In this research, a method based on the diffusion alloying process, but utilizing zinc oxide as the diffusion source instead of pure Zn powder to fabricate zinc-rich coatings on magnesium alloys, is raised. The pretreatment process of the magnesium alloy matrix is simplified effectively by this method. Meanwhile, the environment requirement, such as a vacuum or inert atmosphere, becomes unnecessary.

2. Experimental Procedures

An as-cast AZ91D magnesium alloy with the composition of 9.1 wt.% Al, 0.52 wt.% Zn, 0.26 wt.% Mn and Mg as balance, was utilized as the matrix. Samples were cut into specimens with a dimension of 15 mm × 10 mm × 3 mm from the AZ91D magnesium alloy sheets with an electrical discharge cutting machine, and then polished with SiC papers to 1000 grit, rinsed with alcohol, and naturally dried up.
The diffusion source is a mixture of 1 g NH4Cl powder and 10 g ZnO powder. Photographs of the NH4Cl powder and the ZnO powder are shown in Figure 1. The magnesium alloy specimens were inserted in the diffusion source. The diffusion source and the magnesium alloy specimens were put into a 30 mL crucible for the following heat treatment. A schemetic diagram of the diffusion system is shown in Figure 2.
After the furnace temperature reached 430 °C and was kept stable for minutes, the filled crucible was put into the furnace as quickly as possible, and kept at 430 °C for 2 h for the surface alloying process on the magnesium alloy specimen to proceed. The whole surface alloying process was carried out in the air; neither vacuum nor inert gases were utilized. After the surface alloying process, specimens were taken out from the furnace and cooled down naturally in the air.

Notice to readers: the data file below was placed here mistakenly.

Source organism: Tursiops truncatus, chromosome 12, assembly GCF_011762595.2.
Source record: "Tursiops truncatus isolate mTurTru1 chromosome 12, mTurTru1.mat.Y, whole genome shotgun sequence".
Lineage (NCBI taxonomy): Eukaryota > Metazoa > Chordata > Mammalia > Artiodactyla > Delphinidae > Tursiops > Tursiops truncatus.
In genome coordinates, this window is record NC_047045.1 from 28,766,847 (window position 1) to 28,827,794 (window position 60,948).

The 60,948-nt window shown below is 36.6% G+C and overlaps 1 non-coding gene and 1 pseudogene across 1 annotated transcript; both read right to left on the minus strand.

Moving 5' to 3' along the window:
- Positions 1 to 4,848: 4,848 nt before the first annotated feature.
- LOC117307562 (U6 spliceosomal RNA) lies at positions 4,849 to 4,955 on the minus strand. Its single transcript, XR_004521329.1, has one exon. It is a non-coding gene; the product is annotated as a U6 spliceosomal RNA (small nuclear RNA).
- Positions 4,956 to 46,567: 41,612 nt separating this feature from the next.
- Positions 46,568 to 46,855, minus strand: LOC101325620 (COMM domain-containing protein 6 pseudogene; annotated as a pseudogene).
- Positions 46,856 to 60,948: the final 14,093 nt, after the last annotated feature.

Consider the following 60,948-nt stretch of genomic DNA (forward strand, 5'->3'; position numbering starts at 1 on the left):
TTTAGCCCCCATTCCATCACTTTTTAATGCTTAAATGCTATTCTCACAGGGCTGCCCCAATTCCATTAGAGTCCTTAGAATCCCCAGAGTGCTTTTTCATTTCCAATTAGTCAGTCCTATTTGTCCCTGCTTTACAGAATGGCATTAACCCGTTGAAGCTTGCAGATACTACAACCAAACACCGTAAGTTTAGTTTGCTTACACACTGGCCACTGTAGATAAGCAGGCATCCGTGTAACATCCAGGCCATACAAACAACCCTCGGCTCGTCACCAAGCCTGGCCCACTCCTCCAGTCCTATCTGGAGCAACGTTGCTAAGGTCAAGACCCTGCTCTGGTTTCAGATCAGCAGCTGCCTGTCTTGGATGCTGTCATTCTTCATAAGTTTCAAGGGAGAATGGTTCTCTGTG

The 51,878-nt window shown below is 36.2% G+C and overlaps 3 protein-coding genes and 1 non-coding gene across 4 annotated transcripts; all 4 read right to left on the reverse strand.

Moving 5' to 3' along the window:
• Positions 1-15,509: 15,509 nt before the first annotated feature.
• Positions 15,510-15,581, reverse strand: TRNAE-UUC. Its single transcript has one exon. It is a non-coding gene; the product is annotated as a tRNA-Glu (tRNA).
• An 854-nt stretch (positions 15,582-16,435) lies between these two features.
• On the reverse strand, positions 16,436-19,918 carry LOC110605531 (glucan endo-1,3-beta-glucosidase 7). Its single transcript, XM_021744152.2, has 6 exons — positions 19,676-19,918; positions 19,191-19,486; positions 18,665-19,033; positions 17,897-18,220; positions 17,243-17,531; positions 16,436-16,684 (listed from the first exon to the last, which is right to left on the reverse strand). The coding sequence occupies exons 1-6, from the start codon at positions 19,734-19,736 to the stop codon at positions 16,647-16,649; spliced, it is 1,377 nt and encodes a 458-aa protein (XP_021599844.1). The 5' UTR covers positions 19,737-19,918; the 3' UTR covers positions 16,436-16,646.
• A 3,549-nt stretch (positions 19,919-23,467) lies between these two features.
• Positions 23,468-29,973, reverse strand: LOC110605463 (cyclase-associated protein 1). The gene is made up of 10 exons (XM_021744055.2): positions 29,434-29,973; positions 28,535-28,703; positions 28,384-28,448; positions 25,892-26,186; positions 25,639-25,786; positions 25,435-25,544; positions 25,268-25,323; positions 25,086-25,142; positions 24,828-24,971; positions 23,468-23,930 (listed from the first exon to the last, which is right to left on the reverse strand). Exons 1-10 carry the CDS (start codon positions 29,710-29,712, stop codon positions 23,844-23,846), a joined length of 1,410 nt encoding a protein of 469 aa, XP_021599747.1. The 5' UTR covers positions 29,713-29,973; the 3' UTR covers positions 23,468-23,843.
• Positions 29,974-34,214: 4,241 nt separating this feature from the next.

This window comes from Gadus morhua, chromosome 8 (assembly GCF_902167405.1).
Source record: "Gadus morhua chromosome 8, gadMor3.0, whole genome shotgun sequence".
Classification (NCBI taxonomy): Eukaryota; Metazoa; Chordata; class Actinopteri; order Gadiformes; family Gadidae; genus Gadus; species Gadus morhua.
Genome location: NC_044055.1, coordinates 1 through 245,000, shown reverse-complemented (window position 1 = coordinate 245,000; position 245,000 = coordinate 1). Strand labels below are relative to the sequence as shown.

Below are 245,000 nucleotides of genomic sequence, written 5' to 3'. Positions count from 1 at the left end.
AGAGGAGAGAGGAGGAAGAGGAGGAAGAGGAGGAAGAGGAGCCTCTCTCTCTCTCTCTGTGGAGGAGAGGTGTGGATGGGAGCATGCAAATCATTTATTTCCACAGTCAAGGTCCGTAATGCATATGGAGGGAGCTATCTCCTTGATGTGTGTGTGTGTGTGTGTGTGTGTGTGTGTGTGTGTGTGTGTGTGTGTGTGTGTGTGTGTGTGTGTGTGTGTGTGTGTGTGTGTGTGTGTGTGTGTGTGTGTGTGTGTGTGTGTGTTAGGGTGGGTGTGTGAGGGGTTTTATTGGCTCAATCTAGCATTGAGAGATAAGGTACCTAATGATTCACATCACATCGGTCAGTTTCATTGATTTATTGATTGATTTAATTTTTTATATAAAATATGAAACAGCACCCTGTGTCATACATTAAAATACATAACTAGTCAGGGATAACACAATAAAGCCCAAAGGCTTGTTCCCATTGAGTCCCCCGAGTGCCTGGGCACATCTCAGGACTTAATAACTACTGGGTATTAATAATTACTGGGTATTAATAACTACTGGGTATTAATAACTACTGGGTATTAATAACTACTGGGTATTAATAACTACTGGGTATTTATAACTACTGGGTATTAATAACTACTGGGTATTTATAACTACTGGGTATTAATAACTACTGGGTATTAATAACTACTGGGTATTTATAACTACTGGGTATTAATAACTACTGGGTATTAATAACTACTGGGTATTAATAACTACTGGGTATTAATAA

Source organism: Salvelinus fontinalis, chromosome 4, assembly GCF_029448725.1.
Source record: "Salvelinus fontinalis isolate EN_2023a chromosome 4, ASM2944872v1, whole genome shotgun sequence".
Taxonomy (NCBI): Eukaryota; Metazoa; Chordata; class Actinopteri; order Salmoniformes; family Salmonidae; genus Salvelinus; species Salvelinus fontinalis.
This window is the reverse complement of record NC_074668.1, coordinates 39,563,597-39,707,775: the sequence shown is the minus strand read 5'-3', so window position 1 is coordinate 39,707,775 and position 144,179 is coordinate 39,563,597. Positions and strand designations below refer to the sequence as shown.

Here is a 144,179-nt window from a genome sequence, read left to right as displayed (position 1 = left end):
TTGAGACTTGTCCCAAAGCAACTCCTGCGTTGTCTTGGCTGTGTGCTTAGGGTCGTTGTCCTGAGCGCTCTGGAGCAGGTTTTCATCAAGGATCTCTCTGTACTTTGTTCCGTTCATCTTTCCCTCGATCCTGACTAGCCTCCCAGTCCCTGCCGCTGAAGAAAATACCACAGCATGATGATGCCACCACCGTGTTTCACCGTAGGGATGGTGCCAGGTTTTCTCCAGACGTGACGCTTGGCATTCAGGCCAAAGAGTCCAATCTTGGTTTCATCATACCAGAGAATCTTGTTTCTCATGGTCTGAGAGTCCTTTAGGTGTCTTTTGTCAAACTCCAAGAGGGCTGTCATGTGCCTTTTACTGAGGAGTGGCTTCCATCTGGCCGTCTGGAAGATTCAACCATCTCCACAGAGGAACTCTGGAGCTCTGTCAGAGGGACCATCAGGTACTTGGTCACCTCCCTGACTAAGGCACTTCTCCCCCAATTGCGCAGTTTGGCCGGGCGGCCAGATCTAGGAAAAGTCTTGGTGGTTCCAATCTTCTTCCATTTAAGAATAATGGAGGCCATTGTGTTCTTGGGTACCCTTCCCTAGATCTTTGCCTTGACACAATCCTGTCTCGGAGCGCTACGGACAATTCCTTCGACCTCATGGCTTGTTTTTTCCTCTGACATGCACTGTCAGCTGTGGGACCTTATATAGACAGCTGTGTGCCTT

Then the residual powder on the magnesium alloy specimens was cleaned up, and the as-surface alloyed specimens were washed with running water and alcohol successively, and then naturally dried up. Cross-sections of the as-surface alloyed magnesium alloy specimens were obtained with a saw. Then the cross-sections were polished and etched successively for microstructure observation. The polished cross-sections were etched until the as-surface alloyed coating showed up clearly on the specimen surface, and then washed with alcohol and naturally dried up. Microstructure photographs and composition analysis results of the as-diffusion-alloyed specimens were obtained by a scanning electronic microscope (S-3400N, Hitachi, Tokyo, Japan). Phase identification was carried out utilizing an X-ray diffractometer (Ultima IV, Rigaku, Tokyo, Japan). The Gibbs free energies of relative chemical reactions were calculated by a software (HSC 6.0).